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Remains of Michigan teen who died during Korean War return

In this Thursday, July 26, 2019 photo, members of an honor guard from the Michigan Army National Guard carry the remains of Army Cpl. Charles Stanley Lawler into Covell Funeral Home in Traverse City, Mich. Lawler went missing in action on Nov. 2, 1950, during the Korean War. His remains were among the dozens returned to the United States following a summit between President Donald Trump and North Korean leader Kim Jong-un, and identified through DNA analysis. Lawler's funeral procession will leave the funeral home on Saturday, July 27. (Jan-Michael Stump/Traverse City Record-Eagle via AP)

TRAVERSE CITY, Mich. (AP) — The remains of a Michigan teen who died during the Korean War have returned home.

U.S. Army Cpl. Charles Stanley Lawler’s remains returned to Traverse City on Thursday and will be buried Saturday in a plot next to his mother, the Traverse City Record-Eagle reported .

“That’s where Chuck’s getting buried, right next to his mother, right where he should be,” said Robert Wagner, husband of Lawler’s sister

The Army listed Lawler as dead in 1953, and the family received a Purple Heart in his honor. Lawler was 19 when he died, according to Wagner.

Lawler was reported missing on Nov. 2, 1950. He was a member of Company M, 3rd Battalion, 8th Cavalry Regiment, 1st Cavalry Division.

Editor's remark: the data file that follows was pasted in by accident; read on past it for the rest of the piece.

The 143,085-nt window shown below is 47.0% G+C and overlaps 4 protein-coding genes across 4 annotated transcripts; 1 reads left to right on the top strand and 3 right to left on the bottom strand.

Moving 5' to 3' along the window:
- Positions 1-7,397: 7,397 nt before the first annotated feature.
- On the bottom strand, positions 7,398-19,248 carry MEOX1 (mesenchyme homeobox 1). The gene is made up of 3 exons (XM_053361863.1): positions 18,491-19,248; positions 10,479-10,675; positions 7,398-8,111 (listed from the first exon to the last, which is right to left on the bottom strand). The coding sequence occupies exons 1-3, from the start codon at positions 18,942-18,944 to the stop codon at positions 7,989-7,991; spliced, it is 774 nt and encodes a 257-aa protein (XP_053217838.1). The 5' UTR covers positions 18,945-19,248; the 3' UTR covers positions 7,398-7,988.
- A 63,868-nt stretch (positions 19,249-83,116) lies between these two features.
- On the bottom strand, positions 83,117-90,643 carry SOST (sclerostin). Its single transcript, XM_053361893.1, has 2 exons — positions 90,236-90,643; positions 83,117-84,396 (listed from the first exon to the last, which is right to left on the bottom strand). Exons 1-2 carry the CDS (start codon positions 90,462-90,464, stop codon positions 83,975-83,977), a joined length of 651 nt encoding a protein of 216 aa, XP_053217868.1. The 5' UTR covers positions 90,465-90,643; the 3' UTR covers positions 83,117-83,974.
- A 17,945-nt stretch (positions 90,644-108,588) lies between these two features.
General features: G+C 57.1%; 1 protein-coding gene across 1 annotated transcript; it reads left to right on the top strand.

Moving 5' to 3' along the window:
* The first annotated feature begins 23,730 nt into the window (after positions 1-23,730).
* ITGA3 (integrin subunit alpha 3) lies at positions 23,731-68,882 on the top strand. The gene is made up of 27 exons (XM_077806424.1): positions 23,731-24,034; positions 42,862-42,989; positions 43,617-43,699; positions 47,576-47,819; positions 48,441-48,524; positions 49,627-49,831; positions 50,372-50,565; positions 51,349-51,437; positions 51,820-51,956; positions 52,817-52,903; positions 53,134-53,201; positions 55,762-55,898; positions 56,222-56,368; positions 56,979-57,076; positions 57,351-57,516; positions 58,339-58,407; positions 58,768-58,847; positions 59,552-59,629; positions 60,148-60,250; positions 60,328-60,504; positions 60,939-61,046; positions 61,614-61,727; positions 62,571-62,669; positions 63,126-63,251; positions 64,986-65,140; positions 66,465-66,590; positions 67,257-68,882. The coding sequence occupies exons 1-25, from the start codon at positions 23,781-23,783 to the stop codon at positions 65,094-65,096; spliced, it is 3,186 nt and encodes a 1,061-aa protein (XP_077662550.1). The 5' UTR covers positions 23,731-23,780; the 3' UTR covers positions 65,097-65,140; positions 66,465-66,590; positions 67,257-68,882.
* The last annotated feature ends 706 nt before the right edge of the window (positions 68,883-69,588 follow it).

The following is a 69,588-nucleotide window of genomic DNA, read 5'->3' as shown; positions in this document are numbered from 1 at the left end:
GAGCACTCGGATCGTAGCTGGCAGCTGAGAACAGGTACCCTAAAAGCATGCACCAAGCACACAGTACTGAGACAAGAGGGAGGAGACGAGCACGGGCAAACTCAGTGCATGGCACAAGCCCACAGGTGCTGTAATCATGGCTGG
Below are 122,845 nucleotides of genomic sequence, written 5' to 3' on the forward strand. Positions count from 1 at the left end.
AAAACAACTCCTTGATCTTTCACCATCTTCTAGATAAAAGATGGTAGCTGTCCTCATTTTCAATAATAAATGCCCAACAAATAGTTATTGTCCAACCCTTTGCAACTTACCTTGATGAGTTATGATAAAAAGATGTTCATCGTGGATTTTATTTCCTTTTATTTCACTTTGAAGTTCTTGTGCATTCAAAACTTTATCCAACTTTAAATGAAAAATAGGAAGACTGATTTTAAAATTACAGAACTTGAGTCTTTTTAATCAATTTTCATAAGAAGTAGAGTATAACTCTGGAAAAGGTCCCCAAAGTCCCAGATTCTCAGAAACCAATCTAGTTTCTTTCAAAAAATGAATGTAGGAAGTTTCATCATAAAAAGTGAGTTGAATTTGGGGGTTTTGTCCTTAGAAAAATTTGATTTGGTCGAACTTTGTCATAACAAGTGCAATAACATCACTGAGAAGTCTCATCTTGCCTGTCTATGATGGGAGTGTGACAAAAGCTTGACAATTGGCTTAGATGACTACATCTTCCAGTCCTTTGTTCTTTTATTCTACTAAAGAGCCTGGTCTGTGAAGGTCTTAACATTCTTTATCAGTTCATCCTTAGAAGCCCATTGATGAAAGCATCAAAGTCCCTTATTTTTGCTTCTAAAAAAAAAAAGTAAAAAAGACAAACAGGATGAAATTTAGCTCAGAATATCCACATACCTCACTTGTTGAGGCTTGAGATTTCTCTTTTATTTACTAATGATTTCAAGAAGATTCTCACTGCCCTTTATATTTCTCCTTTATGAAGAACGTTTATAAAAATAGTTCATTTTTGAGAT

On Thursday, a parade of police vehicles and veterans on motorcycles took Lawler to Covell Funeral Home where a military honor guard awaited.

Lawler’s burial on Saturday closed an excruciating chapter for his family, Wagner said. His mother always held out hope that he had been captured and not killed or missing, he said.

“He never got a chance to marry or have his own kids or nothing, really,” he said. “Nineteen years old and his life was gone.”

North Korean officials returned 55 sets of remains as part of an agreement President Donald Trump and North Korea leader Kim Jong Un reached at the Singapore Summit in June 2018, said Army National Guard SFC Amanda Taylor.

Army Sgt. Courtney Brown escorted Lawler’s casket to Traverse City from Hawaii, where the Compton, Calif., native was stationed, she said. She volunteered for the task and called it the most honorable and memorable experience of her seven years serving.

“Even though I don’t know him personally, he’s still my brother that I’m bringing home,” she said.

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